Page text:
could drag up as evidence.
The San Fran Chronicle couldn't be bothered with this story all week --
preferring to talk about the Salmon run, a green downtown building, the 60 year
anniversary of Jackie Robinson, MUNI bus troubles, the GOP vile comments about
Today, in typical Chronicle style, the pathetic paper republishes a Washington
Post piece on page A-3 by Michael Abromowitz. First of all, here is the Post story. And Click
here for the "Comical" version.
IT'S NOT THE SAME ARTICLE
The Chronicle cuts up and slices up the original Washington Post article, not
even mentioning the last 5 paragraphs at all. There is also no reference to
how this story relates to Jack Abramhoff -- which was in a story the Post (a
real newspaper) did the day before by Michael Abramowitz and Dan Eggen. [Click
In another e-mail exchange revealed during the investigation of disgraced
lobbyist Jack Abramoff, a White House official was described as warning
that "it is better to not put this stuff in writing in [the White House] . . .
email system because it might actually limit what they can do to help us,
especially since there could be lawsuits, etc." Abramoff responded in an e-mail
that the message in question "was not supposed to go into the WH system."
Hmm. Chronicle readers would have never learned this at all. Is this why the
Chronicle editors waited until today to finally publish an edited version of a
story on page 3?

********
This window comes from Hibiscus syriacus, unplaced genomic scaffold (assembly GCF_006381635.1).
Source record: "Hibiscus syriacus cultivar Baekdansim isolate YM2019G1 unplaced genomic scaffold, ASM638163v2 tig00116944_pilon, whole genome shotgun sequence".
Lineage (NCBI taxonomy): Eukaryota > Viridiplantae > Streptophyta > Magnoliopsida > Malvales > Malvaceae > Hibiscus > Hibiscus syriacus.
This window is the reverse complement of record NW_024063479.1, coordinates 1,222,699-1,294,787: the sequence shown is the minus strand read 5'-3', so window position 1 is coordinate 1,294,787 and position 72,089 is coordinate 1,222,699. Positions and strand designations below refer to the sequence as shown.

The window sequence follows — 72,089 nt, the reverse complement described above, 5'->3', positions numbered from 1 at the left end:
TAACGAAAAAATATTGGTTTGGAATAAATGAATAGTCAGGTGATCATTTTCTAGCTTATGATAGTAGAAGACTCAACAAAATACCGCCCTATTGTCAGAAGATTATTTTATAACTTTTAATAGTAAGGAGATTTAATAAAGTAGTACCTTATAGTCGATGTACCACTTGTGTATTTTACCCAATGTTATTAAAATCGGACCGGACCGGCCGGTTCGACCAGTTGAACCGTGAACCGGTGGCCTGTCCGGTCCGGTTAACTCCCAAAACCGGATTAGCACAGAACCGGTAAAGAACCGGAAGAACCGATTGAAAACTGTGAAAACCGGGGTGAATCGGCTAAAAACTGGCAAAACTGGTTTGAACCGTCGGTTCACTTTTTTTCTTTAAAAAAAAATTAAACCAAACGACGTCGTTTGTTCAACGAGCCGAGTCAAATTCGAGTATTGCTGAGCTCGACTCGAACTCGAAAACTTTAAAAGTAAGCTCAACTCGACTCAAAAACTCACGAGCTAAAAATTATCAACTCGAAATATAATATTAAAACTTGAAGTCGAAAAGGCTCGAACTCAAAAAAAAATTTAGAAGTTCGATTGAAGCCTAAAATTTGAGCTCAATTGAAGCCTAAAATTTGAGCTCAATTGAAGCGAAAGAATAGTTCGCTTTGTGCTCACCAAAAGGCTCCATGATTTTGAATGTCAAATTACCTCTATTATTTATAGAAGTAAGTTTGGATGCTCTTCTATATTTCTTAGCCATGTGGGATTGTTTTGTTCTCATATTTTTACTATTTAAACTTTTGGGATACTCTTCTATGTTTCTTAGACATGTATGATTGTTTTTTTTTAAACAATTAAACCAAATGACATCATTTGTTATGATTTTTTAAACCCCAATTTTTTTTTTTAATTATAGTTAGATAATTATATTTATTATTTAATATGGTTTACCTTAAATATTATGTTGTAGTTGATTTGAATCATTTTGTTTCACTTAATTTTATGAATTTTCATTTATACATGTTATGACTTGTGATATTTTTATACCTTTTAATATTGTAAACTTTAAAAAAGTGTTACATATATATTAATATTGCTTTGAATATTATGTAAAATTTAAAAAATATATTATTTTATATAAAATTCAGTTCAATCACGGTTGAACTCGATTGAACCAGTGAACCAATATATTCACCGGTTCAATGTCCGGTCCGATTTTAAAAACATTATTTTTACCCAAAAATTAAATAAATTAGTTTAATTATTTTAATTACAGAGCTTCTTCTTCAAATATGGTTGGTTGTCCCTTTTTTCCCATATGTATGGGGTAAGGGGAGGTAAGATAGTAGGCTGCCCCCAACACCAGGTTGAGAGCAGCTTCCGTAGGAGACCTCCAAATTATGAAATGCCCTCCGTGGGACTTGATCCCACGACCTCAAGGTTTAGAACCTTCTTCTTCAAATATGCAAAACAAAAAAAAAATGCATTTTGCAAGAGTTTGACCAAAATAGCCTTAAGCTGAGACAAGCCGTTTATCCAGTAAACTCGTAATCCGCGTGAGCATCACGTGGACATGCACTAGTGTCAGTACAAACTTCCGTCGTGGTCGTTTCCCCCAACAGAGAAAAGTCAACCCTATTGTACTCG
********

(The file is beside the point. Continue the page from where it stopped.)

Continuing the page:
Here is what the Chronicle felt it could edit out of the original story without
bothering to imform it's readers that did so.
Erasing an e-mail message beyond hope of retrieval is not easy, experts said.
In general, deleting any file on a computer does not make it go away, because
the computer normally will erase not the file but rather its own records of
it. "The data is not gone until it is overwritten," said John Christopher,
senior data-recovery engineer at Novato, Calif.-based DriveSavers.
The "deleted" file will remain on the hard drive, where it can still be found
and read until other data are saved to the same spot.
The same thing happens with e-mail: Trashing a message only means that the mail
program clears its records of where it had filed that e-mail in its own
Paul Robichaux, a principal with the Redmond, Wash., technology services firm
3Sharp and the author of three books about Microsoft's e-mail software,
compared it to a library that removes the entry for a book from its card
catalogue: "The book is still on the shelf."
This is yet another reason why the San Francisco Chronicle is better off
wrapping fish than reading.
|Wednesday, 7 February 2007 at 22h 35m 4s|
On the move
"Vietnam is on the move, see the transformation"
This is the caption from an advertisement by the World Bank. Words are a funny
thing. Of course it helps to understand what the World Bank does to realize
just how funny words can be. The World Bank is an aggregation of funds accrued
like subscription fees from the industrial nations of the World, but most of
the money is from the United States, Britain, and Germany. The bank is meant
to offer high risk loans to "developing" "third world" nations, but in reality
the bank functions by offering cheap loans to connected businesses that help
finance the corporate takeover of the vast jobless poor nations of the world.
Vietnam is one of these poor nations. Remember that was the country where the
United States creatively used that good ole American know-how to bomb the small
coastal nation into the Stone Age. Could it be that the constant warfare